Review: 'Alice Through Blood-Stained Glass', Dan Adams



★ ★ ☆ ☆ ☆

Alice Through Blood-Stained Glass // Dan Adams
• Published September 1st 2014 by Harper Collins

A fun, horror-style zombie retelling of Alice in Wonderland.

Alice is minding her younger sister when the Zombie apocalypse hits. She has to find safety but is thwarted at every turn - by a strange man, by two stoners. The world has gone made and she doesn't know who to trust.

Why did I read this book? Alice In Wonderland + zombies. I'm that easy.

I didn't quite get what I'd expected, though. Yes, the protagonist is named Alice and she does indeed fight zombies, as she roams a land so desolate that the rules of the world she's used to no longer apply, and she does meet a few folks with wonderfully suggestive names, such as Waistcoat or Hatter, and she does end up arousing the rage of a red Queen... but the book doesn't exactly feel like Alice In Wonderland. It doesn't even feel like a tribute, or a retelling - it feels like a coincidence. This survivalist with a handgun and a hair-trigger temper may be called Alice, but there's very little about her that feels familiar.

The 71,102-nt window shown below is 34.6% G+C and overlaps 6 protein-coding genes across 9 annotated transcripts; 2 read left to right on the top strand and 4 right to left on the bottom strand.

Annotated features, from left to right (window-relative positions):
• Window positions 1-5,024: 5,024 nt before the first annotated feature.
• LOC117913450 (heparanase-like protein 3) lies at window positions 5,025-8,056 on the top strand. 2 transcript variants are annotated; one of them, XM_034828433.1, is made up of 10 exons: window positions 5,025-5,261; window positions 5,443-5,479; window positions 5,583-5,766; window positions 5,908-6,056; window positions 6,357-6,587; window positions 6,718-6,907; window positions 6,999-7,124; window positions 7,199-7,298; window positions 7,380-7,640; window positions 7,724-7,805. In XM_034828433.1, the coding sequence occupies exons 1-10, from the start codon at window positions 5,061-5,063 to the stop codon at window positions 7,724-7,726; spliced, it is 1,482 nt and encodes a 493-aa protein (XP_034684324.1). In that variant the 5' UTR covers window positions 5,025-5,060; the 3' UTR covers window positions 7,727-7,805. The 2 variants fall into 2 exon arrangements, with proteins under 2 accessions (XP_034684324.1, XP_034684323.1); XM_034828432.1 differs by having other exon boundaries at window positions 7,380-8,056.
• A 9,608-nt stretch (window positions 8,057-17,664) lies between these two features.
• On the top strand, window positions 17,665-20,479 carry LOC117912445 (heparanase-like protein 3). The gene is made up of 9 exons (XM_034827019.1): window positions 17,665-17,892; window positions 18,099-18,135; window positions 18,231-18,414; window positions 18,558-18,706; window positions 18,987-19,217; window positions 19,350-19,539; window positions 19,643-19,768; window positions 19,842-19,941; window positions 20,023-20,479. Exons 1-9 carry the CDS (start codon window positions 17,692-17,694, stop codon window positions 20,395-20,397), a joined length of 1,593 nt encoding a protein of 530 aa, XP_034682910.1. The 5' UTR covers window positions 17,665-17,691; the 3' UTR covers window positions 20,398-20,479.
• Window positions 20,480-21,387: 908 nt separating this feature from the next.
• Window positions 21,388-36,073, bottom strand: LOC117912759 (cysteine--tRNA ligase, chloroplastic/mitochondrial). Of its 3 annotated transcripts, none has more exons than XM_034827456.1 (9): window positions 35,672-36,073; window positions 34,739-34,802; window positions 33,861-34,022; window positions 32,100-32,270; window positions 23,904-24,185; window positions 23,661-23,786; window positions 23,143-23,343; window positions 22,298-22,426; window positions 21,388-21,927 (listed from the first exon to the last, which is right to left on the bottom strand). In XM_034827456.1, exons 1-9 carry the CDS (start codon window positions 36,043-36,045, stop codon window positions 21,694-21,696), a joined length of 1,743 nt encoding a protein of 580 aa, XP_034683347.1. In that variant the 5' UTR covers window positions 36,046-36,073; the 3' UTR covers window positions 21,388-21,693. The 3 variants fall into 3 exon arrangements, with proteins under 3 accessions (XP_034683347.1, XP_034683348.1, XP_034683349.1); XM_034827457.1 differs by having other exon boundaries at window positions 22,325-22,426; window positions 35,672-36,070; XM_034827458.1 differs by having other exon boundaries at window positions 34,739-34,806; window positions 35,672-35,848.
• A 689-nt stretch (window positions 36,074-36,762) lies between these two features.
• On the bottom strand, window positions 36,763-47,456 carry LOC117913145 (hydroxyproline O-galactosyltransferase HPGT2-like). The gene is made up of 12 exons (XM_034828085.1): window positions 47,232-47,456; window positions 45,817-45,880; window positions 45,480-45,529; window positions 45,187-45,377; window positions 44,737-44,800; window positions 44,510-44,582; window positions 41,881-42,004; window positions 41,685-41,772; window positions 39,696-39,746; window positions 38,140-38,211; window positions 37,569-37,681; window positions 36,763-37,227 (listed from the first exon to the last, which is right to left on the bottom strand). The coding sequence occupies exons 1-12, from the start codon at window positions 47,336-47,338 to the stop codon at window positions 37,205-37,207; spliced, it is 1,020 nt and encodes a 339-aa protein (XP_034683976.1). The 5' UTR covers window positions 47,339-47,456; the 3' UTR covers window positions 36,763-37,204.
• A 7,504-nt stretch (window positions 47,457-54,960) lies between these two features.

The book starts normally enough, with our protagonist minding her younger sister in a park when a stranger in a waistcoat runs past, informs her that all hell has broken loose in the shape of rabid zombies, and that she should, therefore, run. Alice runs. Her sister dies. She swears revenge, learns her way around guns, and the rest is your basic, run-of-the-mill post-apocalyptic survival story. There's nothing particularly creative about the zombies themselves (guess how they came to be...), or the way the plot is conducted throughout the book. Alice doesn't get much character development, and neither does anyone in the supporting cast - though that still didn't stop the resident Cheshire Cat from being a highly entertaining character.

The pacing is slightly awkward at first, putting Alice through a series of "levels" where she meets a character, fights along them for a while, and then carries on alone (either because her allies keep dying, or because she keeps leaving them). This issue is fixed around halfway through, where the structure changes radically to welcome some of the previously mentioned characters into Alice's clique.

Overall, we could say I found this book flawed, heavily so, but entertaining. It'll do more for the zombie lovers than the Alice lovers, with its no-holds-barred depiction of violence and its complete lack of whimsy, though, and for that I will give it two stars. It's campy, it's fun, it's morbid, it uses zombie toddlers as weaponry and I can't blame it, but its attempted association with Lewis Carroll's Alice may be doing it more harm than good.


NOTE: This book was provided by the publisher, through NetGalley, in exchange for an honest review.

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